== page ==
The masterminds responsible for the forthcoming “Dear White People” and the web series “Hello Cupid” are brainstorming another masterpiece. Lena Waithe and Justin Simien – a well-respected director and writer duo – are creating a television series examining life for twenty-somethings. “Twenties” is “all about being in your ‘twenties’, finding yourself, speaking your mind, and making a conscious decision to have healthier relationships. In short, it’s a show about three girls who are just trying to get their lives together,” Waithe told Shadow & Act.

Shadow & Act writer Masha Dowell akins “Twenties” to “Girls” and “A Different World,” but also sees the show offering a unique perspective on this turbulent decade of a young person’s life.

“There’s this one line in the pilot where the lead character talks about her love for the film, “Wizard of Oz”; and then she specifically states that she prefers the white version and not the black one,” Dowell writes in her review. “I laughed at the line, because I related to it; but it’s not something I’d openly tell people. I personally hate to slander anything black in public, but then it comes a time when you have to accept your own standards. This project invites us into the world of a young black woman that openly voices her personal standards.”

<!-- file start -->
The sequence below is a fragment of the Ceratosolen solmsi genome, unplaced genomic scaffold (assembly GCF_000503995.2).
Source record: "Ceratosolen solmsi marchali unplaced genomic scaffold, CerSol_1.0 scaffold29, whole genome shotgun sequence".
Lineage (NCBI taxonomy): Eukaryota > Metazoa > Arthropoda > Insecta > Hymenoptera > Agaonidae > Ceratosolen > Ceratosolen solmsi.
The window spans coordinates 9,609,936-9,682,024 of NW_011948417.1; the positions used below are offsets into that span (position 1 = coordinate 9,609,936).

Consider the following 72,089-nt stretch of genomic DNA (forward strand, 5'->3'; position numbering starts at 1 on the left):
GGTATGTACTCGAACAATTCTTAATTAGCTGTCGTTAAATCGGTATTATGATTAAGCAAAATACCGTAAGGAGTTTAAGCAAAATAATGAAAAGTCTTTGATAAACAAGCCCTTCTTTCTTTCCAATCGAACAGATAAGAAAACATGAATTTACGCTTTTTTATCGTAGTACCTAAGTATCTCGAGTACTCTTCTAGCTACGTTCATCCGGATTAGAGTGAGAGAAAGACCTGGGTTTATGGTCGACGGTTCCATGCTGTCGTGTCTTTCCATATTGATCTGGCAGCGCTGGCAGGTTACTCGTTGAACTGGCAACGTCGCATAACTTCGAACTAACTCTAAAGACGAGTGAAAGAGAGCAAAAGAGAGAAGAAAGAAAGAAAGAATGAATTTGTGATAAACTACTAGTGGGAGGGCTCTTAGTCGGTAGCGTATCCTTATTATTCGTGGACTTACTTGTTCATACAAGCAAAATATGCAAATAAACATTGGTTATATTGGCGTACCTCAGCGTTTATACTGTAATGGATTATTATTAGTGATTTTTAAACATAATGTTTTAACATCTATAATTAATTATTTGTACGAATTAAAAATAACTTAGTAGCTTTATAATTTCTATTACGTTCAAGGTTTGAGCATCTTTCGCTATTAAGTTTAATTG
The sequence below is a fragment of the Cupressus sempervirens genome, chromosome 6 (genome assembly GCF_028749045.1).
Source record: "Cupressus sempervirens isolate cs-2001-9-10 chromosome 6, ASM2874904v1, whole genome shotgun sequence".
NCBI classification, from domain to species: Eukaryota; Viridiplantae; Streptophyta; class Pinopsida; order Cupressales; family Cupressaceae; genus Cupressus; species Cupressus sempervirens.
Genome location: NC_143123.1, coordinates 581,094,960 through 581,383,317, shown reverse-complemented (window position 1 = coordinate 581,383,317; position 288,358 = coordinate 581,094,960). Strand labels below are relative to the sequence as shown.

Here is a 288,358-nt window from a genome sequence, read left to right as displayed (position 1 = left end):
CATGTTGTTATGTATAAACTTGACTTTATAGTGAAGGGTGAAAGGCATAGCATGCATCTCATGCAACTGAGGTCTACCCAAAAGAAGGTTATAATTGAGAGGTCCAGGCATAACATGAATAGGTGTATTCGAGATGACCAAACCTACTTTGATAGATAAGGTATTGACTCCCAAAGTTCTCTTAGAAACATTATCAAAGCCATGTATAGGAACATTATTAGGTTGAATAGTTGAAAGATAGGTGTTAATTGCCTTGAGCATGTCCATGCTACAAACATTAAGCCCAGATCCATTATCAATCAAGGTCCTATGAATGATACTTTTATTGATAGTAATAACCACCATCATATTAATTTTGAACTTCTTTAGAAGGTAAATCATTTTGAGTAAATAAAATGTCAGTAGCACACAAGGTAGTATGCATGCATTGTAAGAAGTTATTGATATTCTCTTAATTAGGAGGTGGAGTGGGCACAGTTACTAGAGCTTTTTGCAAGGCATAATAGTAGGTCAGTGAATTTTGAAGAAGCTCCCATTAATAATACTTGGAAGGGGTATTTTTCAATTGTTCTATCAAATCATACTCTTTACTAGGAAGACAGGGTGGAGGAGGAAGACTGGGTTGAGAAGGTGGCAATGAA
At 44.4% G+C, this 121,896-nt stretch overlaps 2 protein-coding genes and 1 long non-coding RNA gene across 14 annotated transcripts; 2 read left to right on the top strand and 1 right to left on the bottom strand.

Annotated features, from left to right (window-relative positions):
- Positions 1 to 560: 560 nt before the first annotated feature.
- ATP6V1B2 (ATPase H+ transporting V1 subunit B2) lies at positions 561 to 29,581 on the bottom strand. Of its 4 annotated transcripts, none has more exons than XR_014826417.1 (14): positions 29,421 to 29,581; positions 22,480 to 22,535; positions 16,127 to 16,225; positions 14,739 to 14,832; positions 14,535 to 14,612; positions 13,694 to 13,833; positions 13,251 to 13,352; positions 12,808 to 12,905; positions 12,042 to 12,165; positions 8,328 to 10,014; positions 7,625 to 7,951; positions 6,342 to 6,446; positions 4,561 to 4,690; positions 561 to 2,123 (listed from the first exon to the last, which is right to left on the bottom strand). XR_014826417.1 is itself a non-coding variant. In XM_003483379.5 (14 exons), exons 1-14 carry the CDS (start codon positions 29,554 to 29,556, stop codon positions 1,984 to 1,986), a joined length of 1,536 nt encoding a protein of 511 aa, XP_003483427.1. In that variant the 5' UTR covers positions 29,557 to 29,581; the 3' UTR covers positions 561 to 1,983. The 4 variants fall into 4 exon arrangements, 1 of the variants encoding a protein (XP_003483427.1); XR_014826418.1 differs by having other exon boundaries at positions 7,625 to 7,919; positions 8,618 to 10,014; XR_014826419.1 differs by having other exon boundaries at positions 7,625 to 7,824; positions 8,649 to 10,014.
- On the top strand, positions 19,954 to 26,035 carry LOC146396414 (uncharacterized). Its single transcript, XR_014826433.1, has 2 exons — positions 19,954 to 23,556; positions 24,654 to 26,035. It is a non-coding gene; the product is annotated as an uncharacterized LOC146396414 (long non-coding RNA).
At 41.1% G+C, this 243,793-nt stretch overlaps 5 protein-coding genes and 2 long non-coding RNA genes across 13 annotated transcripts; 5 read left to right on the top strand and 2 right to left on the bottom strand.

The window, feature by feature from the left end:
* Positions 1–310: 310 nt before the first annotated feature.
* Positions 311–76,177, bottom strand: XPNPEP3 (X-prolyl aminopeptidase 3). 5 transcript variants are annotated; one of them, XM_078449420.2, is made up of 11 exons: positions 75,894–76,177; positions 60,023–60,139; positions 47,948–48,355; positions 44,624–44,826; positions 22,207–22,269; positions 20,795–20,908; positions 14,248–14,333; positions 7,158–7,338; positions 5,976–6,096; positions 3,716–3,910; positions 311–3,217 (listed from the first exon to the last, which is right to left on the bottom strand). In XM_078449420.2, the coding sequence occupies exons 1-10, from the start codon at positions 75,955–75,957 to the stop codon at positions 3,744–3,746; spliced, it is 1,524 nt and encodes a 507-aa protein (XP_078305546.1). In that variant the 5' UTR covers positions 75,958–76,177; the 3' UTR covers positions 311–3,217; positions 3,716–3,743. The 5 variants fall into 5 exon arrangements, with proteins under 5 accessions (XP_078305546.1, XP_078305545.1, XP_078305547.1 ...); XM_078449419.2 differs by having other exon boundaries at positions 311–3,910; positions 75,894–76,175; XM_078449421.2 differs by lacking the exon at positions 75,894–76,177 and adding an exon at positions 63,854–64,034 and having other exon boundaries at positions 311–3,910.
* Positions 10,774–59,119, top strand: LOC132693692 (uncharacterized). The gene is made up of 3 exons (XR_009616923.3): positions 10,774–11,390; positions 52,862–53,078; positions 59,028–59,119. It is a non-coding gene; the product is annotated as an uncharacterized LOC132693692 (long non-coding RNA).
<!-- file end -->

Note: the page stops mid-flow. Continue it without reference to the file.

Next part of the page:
Waithe and Simien hope the comedic, but poignant show attracts television executives.

“My goal for the project is for it to be on TV,” Waithe explains. “I feel like there are a lot of shows out right now that feature black people in extremes. We’re either really rich and bougie or broke and ratchet. There isn’t much middle ground. And ‘Twenties’ is definitely a show that’s somewhere in the middle.”

“Twenties” also has star-power assisting in its creation. Shelby Stone, a Hollywood producer whose credits include the forthcoming “The Queen Latifah Show,” “Single Ladies” and “Lackawanna Blues,” serves as the show’s executive producer.

Stone signed on to this project after catching “Dear White People” fever. “I was a big fan of Dear White People that Justin wrote and directed and Lena produced,” Stone told Dowell. “So when someone slipped me the script for ‘Twenties,’ I just loved it.”

Stone, who also produces “Let’s Stay Together,” thinks “Twenties” offers television a “funny and fresh original voice.” “It’s the voice of a young African –American female that we have not heard from,” she said. “And it’s not a traditional black female voice.”

Are you ready for “Twenties” Clutchettes?

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